At the point of enforcement, no further steps can be taken to give priority to the lender’s security above those of other creditors. Priority of security is a matter to be addressed at the time of the lend by virtue of a deed of priority.

The rules governing the priority between two different security interests over the same asset vary for different types of assets.

In order for a particular security interest to take priority over an earlier security interest, one or a combination of the following circumstances usually apply: 

  • the later security is a 'better' type of security (legal rather than equitable; fixed rather than floating);
  • the holder of the later security was not unaware or is deemed to have been aware of the earlier security; and/or
  • the later security has been better perfected, or was perfected first.

Secured creditors will usually agree priority of their respective secured interests contractually by virtue of a deed of priority, which will rank the priority of the secured interests on enforcement.

A lender cannot generally be liable for environmental damage unless it is responsible for the cause or knowingly permits the damage. A lender does, however, need to be mindful if at enforcement it takes possession of the property, as it may then have a liability relating to any environmental issues as an owner of the contaminated land or a knowing permitter.

Secured interests of a lender are not affected by the insolvency of a borrower. However, during an administration a lender may not start or continue legal proceedings against the company and/or enforce security without leave of the court.

The London Interbank Offered Rate (LIBOR) is to be replaced by the end of 2021 with “a more reliable alternative” according to the head of the Financial Conduct Authority (FCA), Andrew Bailey. Movement away from this deep-rooted mechanism is likely to cause disturbance to a broad range of individuals and companies around the world that base their finances on LIBOR. Current contacts may maintain LIBOR in the short term, whereas it seems new contacts will adopt Sterling Overnight Index Average (SONIA). Borrowers must start to consider the effects new benchmark rates could have on their property portfolios/investments to secure a smooth transition from LIBOR. The landscape is somewhat uncertain at this stage but as the deadline approaches borrowers will be better equipped to manage the risks.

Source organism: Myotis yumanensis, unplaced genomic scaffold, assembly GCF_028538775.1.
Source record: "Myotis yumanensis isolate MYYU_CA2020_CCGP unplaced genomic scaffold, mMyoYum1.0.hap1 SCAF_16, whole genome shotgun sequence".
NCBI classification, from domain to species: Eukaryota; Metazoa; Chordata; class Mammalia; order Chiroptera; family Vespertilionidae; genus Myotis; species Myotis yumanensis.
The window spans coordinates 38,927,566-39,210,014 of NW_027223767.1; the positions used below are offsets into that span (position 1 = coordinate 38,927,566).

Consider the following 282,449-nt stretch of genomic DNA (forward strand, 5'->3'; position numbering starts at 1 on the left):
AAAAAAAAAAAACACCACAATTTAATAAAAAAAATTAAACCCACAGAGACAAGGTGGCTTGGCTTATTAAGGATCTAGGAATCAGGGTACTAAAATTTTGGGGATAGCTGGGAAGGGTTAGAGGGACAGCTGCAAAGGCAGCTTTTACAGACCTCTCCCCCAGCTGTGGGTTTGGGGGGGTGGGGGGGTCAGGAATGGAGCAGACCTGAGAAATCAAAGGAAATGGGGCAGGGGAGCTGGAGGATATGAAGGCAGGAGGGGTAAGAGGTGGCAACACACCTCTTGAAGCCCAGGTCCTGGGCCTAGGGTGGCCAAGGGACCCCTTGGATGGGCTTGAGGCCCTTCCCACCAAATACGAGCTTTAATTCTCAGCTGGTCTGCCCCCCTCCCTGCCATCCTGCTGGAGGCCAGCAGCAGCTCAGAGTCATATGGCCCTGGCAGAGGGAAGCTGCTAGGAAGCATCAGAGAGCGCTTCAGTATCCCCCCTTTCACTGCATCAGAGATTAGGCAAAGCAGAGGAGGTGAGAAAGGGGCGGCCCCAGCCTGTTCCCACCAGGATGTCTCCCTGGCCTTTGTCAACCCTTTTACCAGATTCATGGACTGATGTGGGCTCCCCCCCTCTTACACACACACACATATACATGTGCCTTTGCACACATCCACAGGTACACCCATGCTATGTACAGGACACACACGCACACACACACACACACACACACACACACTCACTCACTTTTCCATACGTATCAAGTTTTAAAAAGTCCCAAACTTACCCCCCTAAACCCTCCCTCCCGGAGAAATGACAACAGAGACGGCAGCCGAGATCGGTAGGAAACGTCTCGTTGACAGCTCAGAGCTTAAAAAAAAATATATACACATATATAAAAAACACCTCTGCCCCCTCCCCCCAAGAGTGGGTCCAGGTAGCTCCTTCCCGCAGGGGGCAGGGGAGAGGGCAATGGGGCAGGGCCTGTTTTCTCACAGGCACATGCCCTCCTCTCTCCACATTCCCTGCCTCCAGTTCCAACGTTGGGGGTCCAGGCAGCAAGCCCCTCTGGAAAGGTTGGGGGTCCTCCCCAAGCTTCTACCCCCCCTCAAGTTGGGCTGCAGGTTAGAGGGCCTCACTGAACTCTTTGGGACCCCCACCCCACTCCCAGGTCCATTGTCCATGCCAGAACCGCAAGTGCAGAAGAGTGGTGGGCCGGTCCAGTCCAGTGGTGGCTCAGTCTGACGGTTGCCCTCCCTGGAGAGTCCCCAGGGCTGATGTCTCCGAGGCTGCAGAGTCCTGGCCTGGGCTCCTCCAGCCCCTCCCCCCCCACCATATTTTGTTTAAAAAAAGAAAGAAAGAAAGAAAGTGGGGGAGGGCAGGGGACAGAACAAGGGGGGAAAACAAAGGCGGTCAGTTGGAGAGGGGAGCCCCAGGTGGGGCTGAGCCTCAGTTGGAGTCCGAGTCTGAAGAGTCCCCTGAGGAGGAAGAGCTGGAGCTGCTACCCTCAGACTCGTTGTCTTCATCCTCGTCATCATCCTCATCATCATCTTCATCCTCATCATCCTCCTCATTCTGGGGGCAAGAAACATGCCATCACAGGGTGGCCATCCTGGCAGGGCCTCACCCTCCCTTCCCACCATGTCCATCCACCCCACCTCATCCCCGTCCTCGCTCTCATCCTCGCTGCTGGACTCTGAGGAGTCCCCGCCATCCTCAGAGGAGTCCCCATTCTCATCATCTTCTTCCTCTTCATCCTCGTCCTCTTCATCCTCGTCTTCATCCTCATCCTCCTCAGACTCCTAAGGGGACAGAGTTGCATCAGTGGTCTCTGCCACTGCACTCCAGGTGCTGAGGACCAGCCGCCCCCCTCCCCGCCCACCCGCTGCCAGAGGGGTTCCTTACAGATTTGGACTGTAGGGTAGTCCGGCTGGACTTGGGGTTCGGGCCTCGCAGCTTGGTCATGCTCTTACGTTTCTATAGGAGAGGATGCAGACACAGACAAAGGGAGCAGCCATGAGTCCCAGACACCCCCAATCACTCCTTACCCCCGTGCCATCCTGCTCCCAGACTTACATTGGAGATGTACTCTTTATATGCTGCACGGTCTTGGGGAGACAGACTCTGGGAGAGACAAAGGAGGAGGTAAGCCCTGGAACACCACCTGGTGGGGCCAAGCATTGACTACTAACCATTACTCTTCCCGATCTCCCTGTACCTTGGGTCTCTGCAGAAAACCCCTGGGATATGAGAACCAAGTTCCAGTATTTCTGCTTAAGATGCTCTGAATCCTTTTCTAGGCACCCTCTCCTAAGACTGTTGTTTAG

Hawkins Hatton Corporate Lawyers Limited

Foxglove House
166 Piccadilly
London
W1J 9EF

+44 020 8191 7893

N/A

crodrigues@hawkinshatton.co.uk www.hawkinshatton.co.uk
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Authors



Hawkins Hatton Corporate Lawyers Ltd is a niche corporate law firm formed in December 2005 and based in London and Dudley, dealing primarily with corporate and commercial work together with commercial property and litigation. Its client base includes European and Anglo-US companies, regional and national clients as well as individuals. The firm’s Real Estate department is best known for secured lending work on behalf of HSBC, Lloyds Bank, Santander and RBS, as well as all aspects of commercial property work on behalf of its SME client base, which spans a number of key industry sectors including pharmaceutical and healthcare, manufacturing, engineering and pension funds. It advises on a wide range of property-related matters, including commercial acquisitions and disposals, commercial leases, secured lending and corporate support. Hawkins Hatton also offers advice on a broad range of specialist areas such as property investment and finance, development schemes, compulsory purchase issues, construction and commercial leases for clients including landlords and tenants, public companies, banks, private companies, developers and investors.